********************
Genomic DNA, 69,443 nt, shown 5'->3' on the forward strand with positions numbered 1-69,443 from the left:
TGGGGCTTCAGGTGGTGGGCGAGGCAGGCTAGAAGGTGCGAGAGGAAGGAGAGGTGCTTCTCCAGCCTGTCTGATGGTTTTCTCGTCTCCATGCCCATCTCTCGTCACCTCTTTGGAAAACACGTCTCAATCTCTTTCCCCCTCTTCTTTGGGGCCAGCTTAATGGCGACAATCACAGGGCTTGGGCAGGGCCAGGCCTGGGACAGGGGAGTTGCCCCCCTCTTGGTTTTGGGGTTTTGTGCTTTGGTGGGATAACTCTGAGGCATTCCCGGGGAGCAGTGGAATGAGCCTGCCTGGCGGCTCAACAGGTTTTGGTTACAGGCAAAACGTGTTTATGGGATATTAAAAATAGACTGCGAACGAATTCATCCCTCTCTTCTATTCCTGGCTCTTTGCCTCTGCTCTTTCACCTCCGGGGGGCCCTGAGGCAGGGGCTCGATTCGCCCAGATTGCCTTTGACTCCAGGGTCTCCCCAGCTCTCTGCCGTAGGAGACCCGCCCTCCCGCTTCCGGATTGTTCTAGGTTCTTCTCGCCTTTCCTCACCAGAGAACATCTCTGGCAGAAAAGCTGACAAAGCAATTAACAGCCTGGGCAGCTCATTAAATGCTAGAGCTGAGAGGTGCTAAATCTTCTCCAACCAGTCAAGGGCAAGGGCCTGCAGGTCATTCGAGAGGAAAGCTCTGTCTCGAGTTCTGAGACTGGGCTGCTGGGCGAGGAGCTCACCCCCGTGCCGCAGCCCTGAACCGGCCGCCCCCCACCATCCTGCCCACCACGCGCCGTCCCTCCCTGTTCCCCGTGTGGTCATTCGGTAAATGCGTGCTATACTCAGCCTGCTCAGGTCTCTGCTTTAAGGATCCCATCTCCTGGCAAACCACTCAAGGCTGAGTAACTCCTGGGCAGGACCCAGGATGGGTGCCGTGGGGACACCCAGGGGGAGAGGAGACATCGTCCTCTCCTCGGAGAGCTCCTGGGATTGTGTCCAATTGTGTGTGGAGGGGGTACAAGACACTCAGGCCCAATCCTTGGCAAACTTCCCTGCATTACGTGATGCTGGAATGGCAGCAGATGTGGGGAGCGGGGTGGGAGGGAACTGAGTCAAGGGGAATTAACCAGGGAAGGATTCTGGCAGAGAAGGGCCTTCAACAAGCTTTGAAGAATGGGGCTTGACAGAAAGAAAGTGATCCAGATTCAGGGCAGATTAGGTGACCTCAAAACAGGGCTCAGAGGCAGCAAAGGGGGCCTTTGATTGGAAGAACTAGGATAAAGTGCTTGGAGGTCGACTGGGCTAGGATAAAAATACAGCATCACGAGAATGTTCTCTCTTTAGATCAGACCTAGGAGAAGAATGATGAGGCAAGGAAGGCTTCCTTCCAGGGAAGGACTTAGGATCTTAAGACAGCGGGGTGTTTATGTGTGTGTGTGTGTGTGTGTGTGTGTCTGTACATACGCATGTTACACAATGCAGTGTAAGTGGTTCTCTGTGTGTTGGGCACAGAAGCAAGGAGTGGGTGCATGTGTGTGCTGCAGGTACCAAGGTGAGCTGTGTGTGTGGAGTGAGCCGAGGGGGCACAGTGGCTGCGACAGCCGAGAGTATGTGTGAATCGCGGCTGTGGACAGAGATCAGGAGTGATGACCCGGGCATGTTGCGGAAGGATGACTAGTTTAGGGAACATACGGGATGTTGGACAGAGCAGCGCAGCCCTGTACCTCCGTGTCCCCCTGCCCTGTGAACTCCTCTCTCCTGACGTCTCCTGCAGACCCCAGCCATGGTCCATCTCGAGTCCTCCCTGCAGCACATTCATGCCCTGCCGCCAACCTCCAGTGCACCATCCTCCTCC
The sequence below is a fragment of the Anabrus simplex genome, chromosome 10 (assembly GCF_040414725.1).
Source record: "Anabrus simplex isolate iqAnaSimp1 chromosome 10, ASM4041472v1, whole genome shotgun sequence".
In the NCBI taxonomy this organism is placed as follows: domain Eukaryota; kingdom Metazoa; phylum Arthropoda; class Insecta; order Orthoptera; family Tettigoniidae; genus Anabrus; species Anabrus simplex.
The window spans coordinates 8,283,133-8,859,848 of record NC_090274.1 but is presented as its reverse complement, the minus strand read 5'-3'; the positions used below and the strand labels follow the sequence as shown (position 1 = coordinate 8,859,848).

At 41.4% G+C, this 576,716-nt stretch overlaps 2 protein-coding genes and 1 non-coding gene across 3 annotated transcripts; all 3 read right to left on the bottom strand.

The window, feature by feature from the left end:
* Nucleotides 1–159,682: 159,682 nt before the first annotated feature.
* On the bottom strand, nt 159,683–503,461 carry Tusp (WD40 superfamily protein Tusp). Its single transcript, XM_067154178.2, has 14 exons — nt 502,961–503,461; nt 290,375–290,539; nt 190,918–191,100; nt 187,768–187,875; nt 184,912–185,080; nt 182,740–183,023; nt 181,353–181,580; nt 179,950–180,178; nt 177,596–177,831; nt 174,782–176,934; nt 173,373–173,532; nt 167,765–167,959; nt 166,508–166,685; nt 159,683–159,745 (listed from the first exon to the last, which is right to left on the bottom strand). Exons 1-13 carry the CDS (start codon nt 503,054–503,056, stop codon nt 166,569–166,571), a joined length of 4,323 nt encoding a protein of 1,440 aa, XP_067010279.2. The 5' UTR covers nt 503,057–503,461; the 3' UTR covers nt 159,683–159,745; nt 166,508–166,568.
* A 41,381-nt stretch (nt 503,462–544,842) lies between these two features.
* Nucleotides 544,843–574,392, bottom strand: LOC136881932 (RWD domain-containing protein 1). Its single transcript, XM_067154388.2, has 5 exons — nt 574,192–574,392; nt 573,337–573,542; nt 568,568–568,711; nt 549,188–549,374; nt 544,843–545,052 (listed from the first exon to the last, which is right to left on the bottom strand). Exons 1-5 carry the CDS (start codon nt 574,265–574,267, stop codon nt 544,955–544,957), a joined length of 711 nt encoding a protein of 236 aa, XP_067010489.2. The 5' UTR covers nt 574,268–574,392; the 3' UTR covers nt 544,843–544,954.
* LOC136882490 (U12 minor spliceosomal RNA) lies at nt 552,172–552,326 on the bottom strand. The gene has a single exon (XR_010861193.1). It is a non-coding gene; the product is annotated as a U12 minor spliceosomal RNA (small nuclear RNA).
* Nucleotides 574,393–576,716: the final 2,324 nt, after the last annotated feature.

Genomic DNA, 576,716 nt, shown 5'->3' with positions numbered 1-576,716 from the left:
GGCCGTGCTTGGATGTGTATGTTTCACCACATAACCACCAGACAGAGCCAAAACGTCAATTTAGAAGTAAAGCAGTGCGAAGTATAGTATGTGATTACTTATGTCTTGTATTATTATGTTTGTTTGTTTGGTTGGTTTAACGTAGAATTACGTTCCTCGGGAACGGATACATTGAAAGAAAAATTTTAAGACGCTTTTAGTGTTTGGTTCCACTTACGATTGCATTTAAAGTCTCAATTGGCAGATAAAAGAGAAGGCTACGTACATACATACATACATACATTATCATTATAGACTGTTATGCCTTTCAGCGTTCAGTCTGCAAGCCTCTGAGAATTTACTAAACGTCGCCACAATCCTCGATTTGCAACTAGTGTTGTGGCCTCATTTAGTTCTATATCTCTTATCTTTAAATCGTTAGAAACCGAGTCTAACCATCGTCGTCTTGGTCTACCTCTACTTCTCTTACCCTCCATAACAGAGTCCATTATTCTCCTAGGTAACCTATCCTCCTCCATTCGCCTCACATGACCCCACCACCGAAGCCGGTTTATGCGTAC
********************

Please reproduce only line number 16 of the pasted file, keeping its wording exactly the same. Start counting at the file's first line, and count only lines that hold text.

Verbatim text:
GGCCGTGCTTGGATGTGTATGTTTCACCACATAACCACCAGACAGAGCCAAAACGTCAATTTAGAAGTAAAGCAGTGCGAAGTATAGTATGTGATTACTTATGTCTTGTATTATTATGTTTGTTTGTTTGGTTGGTTTAACGTAGAATTACGTTCCTCGGGAACGGATACATTGAAAGAAAAATTTTAAGACGCTTTTAGTGTTTGGTTCCACTTACGATTGCATTTAAAGTCTCAATTGGCAGATAAAAGAGAAGGCTACGTACATACATACATACATACATTATCATTATAGACTGTTATGCCTTTCAGCGTTCAGTCTGCAAGCCTCTGAGAATTTACTAAACGTCGCCACAATCCTCGATTTGCAACTAGTGTTGTGGCCTCATTTAGTTCTATATCTCTTATCTTTAAATCGTTAGAAACCGAGTCTAACCATCGTCGTCTTGGTCTACCTCTACTTCTCTTACCCTCCATAACAGAGTCCATTATTCTCCTAGGTAACCTATCCTCCTCCATTCGCCTCACATGACCCCACCACCGAAGCCGGTTTATGCGTAC